955951_28854808

I stirred up quite the hornet’s nest last week, didn’t I? I posted about how I thought the CCIE Routing and Switching Written Exam needed to be fixed. I got 75 favorites on Twitter and 40 retweets of my post, not to mention the countless people that shared it on a variety of forums and other sites. Since I was at Cisco Live, I had a lot of people coming up to me saying that they agreed with my views. I also had quite a few people that weren’t thrilled with my perspective. Thankfully, I had the chance to sit down with Yusuf Bhaiji, head of the CCIE program, and chat about things. I wanted to share some thoughts here.

Clarity Of Purpose

One of the biggest complaints that I’ve heard is that I was being “malicious” in my post with regards to the CCIE. I was also told that it was a case of “sour grapes” and even that the exam was as hard as it was on purpose because the CCIE is supposed to be hard. Mostly, I felt upset that people were under the impression that my post was designed to destroy, harm, or otherwise defame the CCIE in the eyes of the community. Let me state for the record what my position is:

I still believe the CCIE is the premier certification in networking. I’m happy to be a CCIE and love the program.

Why did I write the post? Not because I couldn’t pass the written. Not because I wanted people to tell me that I was wrong and being mean to them. I wrote the post because I saw a problem and wanted to address it. I felt that the comments being made by so many people that had recently taken the test needed to be collected and discussed. Sure, making light of these kinds of issues in a public forum won’t make people happy. But, as I said to the CCIE team, would you rather know about it or let it fester quietly?

Yusuf assured me that the CCIE program holds itself to the highest standards. All questions are evaluated by three subject matter experts (SMEs) for relevance and correctness before being included in the exam. If those three experts don’t sign off, the question doesn’t go in. There are also quite a few metrics built into the testing software that give the CCIE team feedback on questions and answer choices. Those programs can index all manner of statistics to figure out if questions are creating problems for candidates. Any given test can produce pages worth of valuable information for the people creating the test and trying to keep it relevant.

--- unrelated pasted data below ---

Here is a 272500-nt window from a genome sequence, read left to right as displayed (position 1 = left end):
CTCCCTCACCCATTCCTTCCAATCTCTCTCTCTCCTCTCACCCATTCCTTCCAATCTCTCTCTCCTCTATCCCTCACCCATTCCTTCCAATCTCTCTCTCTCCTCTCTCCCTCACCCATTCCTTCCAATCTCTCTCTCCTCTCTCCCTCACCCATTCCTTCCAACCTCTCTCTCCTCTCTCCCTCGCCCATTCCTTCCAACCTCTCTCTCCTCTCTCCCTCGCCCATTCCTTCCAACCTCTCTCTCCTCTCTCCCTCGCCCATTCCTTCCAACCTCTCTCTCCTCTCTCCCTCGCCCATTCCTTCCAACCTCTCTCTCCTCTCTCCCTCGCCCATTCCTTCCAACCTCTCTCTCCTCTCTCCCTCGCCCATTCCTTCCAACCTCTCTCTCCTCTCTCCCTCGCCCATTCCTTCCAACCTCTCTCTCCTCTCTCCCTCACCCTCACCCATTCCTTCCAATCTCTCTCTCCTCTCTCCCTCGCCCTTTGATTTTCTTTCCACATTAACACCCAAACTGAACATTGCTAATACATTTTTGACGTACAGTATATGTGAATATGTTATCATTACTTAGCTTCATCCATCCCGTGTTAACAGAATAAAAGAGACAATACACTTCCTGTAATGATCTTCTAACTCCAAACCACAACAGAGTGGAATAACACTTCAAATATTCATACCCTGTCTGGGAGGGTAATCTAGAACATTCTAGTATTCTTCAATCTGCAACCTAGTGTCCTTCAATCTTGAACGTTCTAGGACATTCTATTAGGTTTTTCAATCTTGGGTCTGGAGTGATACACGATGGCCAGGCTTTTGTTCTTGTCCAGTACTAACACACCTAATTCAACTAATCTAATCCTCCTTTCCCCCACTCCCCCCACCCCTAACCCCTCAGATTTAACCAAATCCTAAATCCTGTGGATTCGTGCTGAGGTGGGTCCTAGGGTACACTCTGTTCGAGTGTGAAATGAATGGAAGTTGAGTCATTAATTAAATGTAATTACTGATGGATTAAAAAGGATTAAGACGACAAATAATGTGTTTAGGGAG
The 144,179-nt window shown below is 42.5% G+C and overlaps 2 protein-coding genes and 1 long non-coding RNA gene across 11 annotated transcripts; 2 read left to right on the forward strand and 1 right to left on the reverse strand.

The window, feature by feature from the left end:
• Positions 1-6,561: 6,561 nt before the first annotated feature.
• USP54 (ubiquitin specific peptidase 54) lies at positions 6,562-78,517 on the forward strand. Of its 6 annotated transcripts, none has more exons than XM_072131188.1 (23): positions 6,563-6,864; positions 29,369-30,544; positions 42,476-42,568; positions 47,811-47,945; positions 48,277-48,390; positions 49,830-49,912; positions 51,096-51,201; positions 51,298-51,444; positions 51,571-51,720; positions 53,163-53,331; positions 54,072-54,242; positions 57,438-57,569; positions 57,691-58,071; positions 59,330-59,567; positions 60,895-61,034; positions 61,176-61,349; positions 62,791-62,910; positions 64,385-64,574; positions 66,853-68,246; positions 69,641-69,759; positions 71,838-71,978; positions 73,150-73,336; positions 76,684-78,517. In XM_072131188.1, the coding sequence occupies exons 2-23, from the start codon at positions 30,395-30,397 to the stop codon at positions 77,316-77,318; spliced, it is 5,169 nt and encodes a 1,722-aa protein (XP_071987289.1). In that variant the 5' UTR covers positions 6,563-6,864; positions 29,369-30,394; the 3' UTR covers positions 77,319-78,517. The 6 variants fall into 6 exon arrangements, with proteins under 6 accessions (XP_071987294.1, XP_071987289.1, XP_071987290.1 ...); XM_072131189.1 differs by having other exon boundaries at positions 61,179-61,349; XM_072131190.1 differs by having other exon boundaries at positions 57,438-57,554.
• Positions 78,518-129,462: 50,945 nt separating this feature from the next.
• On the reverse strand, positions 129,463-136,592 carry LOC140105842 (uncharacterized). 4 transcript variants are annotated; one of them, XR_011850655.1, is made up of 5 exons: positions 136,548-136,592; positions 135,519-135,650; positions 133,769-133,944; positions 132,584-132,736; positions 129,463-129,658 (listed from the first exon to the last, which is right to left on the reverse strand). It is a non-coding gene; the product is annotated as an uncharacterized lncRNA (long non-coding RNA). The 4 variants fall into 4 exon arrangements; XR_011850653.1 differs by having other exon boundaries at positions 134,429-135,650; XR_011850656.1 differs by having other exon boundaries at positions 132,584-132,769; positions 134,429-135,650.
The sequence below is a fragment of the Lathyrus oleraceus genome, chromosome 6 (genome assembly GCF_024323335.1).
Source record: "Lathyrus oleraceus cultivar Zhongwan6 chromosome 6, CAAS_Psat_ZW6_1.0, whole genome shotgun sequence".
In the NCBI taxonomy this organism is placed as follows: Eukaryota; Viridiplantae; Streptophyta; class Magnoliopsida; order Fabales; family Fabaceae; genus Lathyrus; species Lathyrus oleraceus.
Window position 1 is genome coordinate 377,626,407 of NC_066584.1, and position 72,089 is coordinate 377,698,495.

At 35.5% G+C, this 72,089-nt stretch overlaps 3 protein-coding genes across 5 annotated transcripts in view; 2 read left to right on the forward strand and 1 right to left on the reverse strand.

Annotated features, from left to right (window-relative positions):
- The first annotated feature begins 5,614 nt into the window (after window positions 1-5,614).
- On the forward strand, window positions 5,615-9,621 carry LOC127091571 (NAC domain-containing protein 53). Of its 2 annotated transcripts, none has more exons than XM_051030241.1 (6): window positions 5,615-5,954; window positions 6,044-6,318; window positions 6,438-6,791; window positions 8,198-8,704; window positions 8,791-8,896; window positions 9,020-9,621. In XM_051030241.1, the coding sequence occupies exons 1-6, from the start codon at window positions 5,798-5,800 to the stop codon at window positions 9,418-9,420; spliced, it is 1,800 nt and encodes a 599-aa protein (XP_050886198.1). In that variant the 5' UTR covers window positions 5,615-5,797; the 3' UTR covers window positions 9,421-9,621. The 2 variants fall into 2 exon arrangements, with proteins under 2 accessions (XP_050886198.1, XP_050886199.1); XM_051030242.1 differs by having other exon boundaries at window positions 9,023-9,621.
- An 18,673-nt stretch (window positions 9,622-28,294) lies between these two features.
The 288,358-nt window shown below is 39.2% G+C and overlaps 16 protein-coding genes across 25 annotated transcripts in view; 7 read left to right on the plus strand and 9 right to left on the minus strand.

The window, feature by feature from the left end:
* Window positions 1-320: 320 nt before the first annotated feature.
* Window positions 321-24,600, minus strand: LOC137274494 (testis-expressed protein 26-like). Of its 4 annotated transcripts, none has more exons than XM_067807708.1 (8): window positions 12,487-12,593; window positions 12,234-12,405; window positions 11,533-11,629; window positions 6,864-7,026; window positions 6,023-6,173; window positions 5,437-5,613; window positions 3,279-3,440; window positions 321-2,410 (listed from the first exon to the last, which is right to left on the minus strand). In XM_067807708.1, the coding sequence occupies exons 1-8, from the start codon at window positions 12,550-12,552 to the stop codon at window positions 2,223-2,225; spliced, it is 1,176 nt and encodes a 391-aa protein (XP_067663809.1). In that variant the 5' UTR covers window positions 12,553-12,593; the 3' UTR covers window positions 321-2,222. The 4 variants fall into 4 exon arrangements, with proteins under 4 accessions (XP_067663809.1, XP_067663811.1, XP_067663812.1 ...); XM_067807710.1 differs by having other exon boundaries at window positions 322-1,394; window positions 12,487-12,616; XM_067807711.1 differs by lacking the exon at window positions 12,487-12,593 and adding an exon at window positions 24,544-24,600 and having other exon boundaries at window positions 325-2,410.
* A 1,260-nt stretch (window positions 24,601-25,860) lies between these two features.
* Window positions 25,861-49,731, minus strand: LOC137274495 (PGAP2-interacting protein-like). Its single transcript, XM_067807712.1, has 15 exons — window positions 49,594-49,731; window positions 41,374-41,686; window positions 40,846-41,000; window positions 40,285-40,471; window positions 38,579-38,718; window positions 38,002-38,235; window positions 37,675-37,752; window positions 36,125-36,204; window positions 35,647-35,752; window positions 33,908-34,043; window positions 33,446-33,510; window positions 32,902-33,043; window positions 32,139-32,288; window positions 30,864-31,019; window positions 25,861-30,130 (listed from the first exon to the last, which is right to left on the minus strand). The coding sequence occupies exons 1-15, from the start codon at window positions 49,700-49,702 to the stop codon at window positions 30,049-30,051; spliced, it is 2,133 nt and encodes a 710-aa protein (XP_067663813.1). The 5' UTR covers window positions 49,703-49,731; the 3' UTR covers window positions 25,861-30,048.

Another point that was brought up was the comment section on the exam. If you have any problem with a question, you need to fill out the comment form. Yes, I know that taking time out of the test to provide feedback can cause issues. It also interrupts your flow of answering questions. But if you even think for an instant that the question is unfair or misleading or incorrect, you have to leave a detailed comment to make sure the question is flagged properly for review. Which of the following comments means more to you?

  • Trivia question

or

  • This question tests on an obscure command and isn’t valid for a CCIE-level test.

I can promise I know which one is going to be evaluated more closely. And yes, every comment that has purpose is reviewed. The exam creators can print off every comment ever left on a question. The more detailed the comment, the more likely to trigger a review. So please make sure to leave a comment if you think there is a problem with the question.

Clarity Of Vision

Some of the conversations that I had during Cisco Live revolved around the relevance of the questions on the test to a CCIE candidate. Most of the people that I talked to were CCIEs already and using the test for recertification. A few came to me to talk about the relevance of the test questions to candidates that are qualifying for the lab.

While I’m not able to discuss any of the specific plans for the future of the program, I will say that there are ideas in place that could make this distinction matter less. Yusuf told me that the team will be releasing more details as soon as they are confirmed.

The most important point is that the issues that I have with the CCIE Written exam are fixable. I also believe that criticism without a suggestion solution is little more than whining. So I decided to put my money where my mouth is with regard to the CCIE written exam.

I volunteered to fix it.

I stepped up and offered my time as an SME to review the questions on the written exam for relevance, correctness, and grammar. That’s not a light undertaking. There are a ton of questions in the pool that need to be examined. So for every person that agreed with my post or told me that they thought the exam needed to be fixed, I’m putting you all on the spot as well.

It’s time for us as a community of CCIEs to do our part for the exam. Yusuf told me the easiest way to take part in the program is to visit the following URL:

http://www.cisco.com/go/certsme

Sign up for the SME program. Tell them that you want to help fix the CCIE. Maybe you only have to look at 5-10 questions. If the hundred or so people that agreed with me volunteered today, the entire test question pool could be analyzed in a matter of weeks. We could do our part to ensure that people taking the exam have the best possible test in front of them.

But I also challenge you to do more. Don’t just correct grammar or tell them they spelled “electricity” wrong in the question. Challenge them. Ask yourself if this is a question a CCIE candidate should know the answer to. There’s a chance that you could make a difference there. But you can’t do that unless you step up the plate.